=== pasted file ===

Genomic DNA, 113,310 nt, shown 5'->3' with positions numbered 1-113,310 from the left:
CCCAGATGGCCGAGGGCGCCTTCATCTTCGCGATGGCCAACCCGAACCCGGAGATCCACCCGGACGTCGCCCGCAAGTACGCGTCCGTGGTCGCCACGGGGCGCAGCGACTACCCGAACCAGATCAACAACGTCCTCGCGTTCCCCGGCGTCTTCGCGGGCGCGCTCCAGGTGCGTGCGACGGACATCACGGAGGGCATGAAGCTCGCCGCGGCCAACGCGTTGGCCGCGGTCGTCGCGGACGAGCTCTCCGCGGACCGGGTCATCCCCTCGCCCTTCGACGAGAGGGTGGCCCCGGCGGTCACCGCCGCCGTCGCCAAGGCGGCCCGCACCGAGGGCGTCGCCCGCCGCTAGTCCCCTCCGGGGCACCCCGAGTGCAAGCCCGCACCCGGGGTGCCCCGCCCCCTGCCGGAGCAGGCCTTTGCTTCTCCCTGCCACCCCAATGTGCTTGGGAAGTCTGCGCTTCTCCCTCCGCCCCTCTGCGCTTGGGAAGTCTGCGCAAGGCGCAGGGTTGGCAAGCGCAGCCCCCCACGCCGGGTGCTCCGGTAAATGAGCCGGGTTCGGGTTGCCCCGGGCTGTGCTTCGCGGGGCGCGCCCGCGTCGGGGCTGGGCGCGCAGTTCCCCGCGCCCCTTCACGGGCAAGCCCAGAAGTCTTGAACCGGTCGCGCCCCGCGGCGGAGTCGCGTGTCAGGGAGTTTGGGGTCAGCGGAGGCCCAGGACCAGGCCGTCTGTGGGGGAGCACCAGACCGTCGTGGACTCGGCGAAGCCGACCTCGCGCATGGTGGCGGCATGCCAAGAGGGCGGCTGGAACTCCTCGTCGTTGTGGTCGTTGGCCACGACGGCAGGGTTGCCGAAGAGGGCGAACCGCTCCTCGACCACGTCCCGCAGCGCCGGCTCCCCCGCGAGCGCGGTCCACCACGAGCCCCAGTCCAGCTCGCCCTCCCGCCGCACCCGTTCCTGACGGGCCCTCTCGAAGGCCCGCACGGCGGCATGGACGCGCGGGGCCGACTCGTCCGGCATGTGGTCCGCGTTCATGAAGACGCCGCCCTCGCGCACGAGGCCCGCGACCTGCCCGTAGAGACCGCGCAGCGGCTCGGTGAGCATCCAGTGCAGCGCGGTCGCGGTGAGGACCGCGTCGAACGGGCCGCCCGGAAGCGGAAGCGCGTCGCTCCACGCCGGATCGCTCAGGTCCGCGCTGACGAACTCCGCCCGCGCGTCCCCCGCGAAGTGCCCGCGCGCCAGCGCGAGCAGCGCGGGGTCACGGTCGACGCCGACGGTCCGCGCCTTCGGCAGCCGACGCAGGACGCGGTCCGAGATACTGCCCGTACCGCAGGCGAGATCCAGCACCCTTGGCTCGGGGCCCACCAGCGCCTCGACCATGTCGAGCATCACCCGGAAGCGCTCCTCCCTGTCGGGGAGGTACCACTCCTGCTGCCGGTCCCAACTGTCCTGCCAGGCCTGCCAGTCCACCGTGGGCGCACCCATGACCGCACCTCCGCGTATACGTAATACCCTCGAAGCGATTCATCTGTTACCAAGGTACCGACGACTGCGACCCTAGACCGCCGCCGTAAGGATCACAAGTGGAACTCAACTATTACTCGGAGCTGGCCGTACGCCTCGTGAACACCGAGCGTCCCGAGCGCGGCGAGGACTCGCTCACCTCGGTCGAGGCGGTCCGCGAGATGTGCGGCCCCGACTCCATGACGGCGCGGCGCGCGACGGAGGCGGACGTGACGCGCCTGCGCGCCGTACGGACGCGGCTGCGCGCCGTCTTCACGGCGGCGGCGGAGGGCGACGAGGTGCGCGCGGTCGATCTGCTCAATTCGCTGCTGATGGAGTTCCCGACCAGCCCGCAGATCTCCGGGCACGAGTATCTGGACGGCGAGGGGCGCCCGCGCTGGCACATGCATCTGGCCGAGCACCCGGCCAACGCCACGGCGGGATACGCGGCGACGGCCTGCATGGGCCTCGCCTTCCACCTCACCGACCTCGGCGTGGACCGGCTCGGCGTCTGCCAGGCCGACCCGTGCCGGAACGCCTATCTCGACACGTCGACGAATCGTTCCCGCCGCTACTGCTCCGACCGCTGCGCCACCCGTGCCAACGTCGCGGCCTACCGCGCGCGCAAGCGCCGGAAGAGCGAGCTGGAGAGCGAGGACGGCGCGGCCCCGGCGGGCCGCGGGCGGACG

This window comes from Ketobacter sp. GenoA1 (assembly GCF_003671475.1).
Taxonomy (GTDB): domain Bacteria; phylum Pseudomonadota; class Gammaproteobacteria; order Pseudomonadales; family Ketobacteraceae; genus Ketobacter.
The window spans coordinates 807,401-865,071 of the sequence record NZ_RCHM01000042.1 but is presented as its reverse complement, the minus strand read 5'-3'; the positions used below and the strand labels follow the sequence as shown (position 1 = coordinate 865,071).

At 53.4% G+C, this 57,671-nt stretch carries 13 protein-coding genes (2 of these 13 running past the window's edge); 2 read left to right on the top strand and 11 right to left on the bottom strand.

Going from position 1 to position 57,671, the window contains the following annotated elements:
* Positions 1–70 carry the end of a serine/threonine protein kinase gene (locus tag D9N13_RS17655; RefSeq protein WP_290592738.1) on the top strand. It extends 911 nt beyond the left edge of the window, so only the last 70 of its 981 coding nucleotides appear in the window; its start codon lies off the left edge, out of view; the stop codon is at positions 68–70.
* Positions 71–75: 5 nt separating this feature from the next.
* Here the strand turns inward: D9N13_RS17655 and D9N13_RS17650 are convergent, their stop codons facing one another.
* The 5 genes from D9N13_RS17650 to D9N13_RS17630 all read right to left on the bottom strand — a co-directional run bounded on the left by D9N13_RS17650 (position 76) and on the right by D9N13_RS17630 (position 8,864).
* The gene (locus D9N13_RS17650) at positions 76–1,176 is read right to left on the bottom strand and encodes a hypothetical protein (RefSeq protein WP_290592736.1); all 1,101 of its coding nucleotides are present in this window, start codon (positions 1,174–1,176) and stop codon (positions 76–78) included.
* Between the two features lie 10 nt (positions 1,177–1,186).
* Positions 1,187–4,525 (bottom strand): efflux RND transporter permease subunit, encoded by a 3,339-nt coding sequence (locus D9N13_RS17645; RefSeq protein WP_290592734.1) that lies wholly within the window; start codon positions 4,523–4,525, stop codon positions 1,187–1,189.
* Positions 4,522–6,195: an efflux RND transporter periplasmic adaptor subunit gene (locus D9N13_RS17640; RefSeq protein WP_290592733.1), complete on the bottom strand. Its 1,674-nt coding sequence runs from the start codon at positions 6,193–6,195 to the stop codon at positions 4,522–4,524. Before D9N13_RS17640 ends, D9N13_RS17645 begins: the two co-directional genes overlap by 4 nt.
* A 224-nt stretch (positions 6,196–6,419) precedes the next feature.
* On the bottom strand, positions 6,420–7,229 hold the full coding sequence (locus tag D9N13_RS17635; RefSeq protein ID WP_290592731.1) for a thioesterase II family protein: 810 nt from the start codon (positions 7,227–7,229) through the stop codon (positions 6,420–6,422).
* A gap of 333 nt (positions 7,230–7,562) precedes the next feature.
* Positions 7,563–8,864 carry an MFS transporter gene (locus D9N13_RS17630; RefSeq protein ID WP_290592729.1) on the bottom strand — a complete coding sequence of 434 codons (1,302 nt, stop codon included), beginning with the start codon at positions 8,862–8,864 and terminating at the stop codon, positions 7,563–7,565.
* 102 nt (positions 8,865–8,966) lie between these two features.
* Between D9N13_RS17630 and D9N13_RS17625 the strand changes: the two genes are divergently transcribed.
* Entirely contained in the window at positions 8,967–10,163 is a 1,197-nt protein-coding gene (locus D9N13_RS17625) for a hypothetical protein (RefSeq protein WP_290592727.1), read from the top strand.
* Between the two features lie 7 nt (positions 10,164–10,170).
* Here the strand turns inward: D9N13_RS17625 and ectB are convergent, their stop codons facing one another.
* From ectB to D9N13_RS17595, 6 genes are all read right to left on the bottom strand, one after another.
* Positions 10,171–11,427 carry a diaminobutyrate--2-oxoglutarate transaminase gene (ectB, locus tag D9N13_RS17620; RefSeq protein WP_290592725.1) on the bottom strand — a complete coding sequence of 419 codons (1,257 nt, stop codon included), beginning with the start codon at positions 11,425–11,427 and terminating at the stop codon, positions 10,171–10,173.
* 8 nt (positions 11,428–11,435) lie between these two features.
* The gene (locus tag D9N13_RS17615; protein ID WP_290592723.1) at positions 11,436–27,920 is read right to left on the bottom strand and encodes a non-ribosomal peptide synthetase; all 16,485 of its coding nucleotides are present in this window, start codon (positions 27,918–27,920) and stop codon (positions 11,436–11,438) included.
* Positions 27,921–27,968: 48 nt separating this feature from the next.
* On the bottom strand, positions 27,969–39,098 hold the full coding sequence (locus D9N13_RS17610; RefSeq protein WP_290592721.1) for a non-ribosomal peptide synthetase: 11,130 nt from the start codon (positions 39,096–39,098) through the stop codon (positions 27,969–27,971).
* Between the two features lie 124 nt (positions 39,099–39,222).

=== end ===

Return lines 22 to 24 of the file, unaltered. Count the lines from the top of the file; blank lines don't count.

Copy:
* Entirely contained in the window at positions 8,967–10,163 is a 1,197-nt protein-coding gene (locus D9N13_RS17625) for a hypothetical protein (RefSeq protein WP_290592727.1), read from the top strand.
* Between the two features lie 7 nt (positions 10,164–10,170).
* Here the strand turns inward: D9N13_RS17625 and ectB are convergent, their stop codons facing one another.